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Karri Loop House

The large Eucalyptus found on the plot played an essential part in shaping the concept of this house. While the clients recognized their majestic quality, they were hesitant to retain them as they believed it would be impossible to construct a generous family home on the block. However, this pre-existing condition was what ‘made’ an otherwise anonymous site and extraordinary one. After consulting a leading arborist, the house was carefully designed around those old and magnificent trees, enabling family life to unfold in between. As a result, the house bridges in between the tree-trunks, and its outline defines two open courtyards of irregular shape that embrace the trees and the surrounding landscape. A tall window in the dining area and a periscope-like skillion in the master bedroom celebrate the presence of the trees within the house, framing views of both foliage and peeling trunks in the golden afternoon light. In visual and tactile response to the trees and the surrounding forested area, the house was constructed of plywood, whose grain and texture inform interior and exterior spaces. The dark and somewhat abstract form was conceived as a complementing visual and scenic background to the surrounding vegetation to further enhance the presence of the trees.  The house is fully constructed out of sustainably sourced timber, with extensive use of exposed and concealed LVLs, and different types of plywood as external cladding and interior lining and joinery. Straw-bales insulation was used in all external walls in a further effort to contain the environmental impact of construction. Though contributing strongly to the quality of the project, the trees’ shallow root systems and unstable large canopies presented a challenge to the house’s build-ability. The coordination and integration of different competencies and skills (an arborist, structural engineer, timber-prefabrication company and traditional carpentry craft-man) was crucial in being able to respond to such challenges and successfully complete the project. The footing system employed a matrix of hand-dug steel tripods raising the house off the ground to protect the tree roots and to avoid any digging. To minimize change in watering patterns, rainwater collected on the roof is taken under the house, channelled into trickling irrigation pipes and evenly fed to the roots.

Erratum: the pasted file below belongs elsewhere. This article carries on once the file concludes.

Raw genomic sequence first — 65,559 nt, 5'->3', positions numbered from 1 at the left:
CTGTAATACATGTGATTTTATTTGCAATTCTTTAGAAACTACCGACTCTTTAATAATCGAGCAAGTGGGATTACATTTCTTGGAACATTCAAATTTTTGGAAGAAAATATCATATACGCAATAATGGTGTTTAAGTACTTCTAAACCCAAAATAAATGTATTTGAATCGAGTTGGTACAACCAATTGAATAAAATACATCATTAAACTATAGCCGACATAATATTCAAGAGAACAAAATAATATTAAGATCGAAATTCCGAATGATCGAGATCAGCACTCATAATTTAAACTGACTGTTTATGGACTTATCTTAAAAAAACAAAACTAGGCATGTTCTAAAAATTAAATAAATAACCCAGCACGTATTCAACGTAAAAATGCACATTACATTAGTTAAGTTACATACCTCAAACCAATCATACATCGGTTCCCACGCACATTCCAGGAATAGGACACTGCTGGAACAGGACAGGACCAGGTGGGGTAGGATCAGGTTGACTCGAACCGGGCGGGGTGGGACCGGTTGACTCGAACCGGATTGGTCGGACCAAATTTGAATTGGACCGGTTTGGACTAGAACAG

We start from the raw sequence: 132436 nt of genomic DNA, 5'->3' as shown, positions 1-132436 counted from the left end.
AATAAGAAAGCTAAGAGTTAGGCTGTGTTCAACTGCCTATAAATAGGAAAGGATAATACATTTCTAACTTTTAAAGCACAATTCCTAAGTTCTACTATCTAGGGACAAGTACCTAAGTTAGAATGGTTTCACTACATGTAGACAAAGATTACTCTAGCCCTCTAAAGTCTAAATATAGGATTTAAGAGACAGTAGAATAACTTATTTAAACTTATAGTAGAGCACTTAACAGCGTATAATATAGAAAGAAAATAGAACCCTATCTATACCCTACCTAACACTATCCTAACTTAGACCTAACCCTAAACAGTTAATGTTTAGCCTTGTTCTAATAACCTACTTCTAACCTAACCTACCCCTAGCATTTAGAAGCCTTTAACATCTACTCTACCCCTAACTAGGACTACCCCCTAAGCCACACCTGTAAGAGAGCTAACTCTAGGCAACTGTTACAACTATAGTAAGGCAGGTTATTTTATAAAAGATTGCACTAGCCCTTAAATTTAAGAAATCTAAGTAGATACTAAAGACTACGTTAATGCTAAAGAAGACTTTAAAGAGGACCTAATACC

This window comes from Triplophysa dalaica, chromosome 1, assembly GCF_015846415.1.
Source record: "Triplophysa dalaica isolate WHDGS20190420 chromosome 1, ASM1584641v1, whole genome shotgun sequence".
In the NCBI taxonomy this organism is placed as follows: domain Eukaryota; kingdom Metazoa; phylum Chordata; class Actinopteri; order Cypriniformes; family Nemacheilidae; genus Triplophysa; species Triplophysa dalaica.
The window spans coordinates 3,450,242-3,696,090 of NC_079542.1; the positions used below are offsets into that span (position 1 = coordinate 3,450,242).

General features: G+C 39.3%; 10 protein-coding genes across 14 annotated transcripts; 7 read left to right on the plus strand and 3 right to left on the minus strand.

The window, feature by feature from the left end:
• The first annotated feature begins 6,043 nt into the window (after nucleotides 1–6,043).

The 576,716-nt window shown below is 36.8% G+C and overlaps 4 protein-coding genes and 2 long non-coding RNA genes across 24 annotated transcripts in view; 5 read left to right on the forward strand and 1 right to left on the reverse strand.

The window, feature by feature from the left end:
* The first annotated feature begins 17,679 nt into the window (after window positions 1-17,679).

Karri Loop House

Karri Loop House

Margaret River, Australia, Private House, 300 sqm

2013

2014 Western Australia Architecture Awards: Commendation for Residential Architecture – Houses (New)
2014 Houses Awards: Commendation (National)
2013 Australian Timber Design Award: Best project overall in Western Region
2013 Australian Timber Design Award: Best use of Timber Panels
2013 Geoffrey Sanderson Trophy for Best use of Engineered Woods Products (Australia)